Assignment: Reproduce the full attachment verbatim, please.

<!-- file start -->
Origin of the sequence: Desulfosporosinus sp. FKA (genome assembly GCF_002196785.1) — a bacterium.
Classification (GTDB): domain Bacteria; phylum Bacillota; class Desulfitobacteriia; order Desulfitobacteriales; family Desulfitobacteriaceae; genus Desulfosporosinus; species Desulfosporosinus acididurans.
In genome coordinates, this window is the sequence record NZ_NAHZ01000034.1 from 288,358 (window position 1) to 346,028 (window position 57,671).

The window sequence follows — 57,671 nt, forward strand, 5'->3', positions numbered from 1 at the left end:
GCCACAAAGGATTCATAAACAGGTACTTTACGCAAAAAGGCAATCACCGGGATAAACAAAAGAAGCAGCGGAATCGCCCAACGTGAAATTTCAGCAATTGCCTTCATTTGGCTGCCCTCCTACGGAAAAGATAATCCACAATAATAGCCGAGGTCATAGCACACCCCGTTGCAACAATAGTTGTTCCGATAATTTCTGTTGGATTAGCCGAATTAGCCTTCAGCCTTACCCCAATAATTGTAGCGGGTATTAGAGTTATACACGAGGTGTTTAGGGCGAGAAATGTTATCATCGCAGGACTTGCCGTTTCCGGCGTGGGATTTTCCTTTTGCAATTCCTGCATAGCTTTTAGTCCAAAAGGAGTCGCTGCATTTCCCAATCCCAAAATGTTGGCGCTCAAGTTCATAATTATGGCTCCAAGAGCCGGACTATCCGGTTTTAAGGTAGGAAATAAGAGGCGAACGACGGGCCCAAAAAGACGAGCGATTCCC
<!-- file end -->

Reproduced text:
Origin of the sequence: Desulfosporosinus sp. FKA (genome assembly GCF_002196785.1) — a bacterium.
Classification (GTDB): domain Bacteria; phylum Bacillota; class Desulfitobacteriia; order Desulfitobacteriales; family Desulfitobacteriaceae; genus Desulfosporosinus; species Desulfosporosinus acididurans.
In genome coordinates, this window is the sequence record NZ_NAHZ01000034.1 from 288,358 (window position 1) to 346,028 (window position 57,671).

The window sequence follows — 57,671 nt, forward strand, 5'->3', positions numbered from 1 at the left end:
GCCACAAAGGATTCATAAACAGGTACTTTACGCAAAAAGGCAATCACCGGGATAAACAAAAGAAGCAGCGGAATCGCCCAACGTGAAATTTCAGCAATTGCCTTCATTTGGCTGCCCTCCTACGGAAAAGATAATCCACAATAATAGCCGAGGTCATAGCACACCCCGTTGCAACAATAGTTGTTCCGATAATTTCTGTTGGATTAGCCGAATTAGCCTTCAGCCTTACCCCAATAATTGTAGCGGGTATTAGAGTTATACACGAGGTGTTTAGGGCGAGAAATGTTATCATCGCAGGACTTGCCGTTTCCGGCGTGGGATTTTCCTTTTGCAATTCCTGCATAGCTTTTAGTCCAAAAGGAGTCGCTGCATTTCCCAATCCCAAAATGTTGGCGCTCAAGTTCATAATTATGGCTCCAAGAGCCGGACTATCCGGTTTTAAGGTAGGAAATAAGAGGCGAACGACGGGCCCAAAAAGACGAGCGATTCCC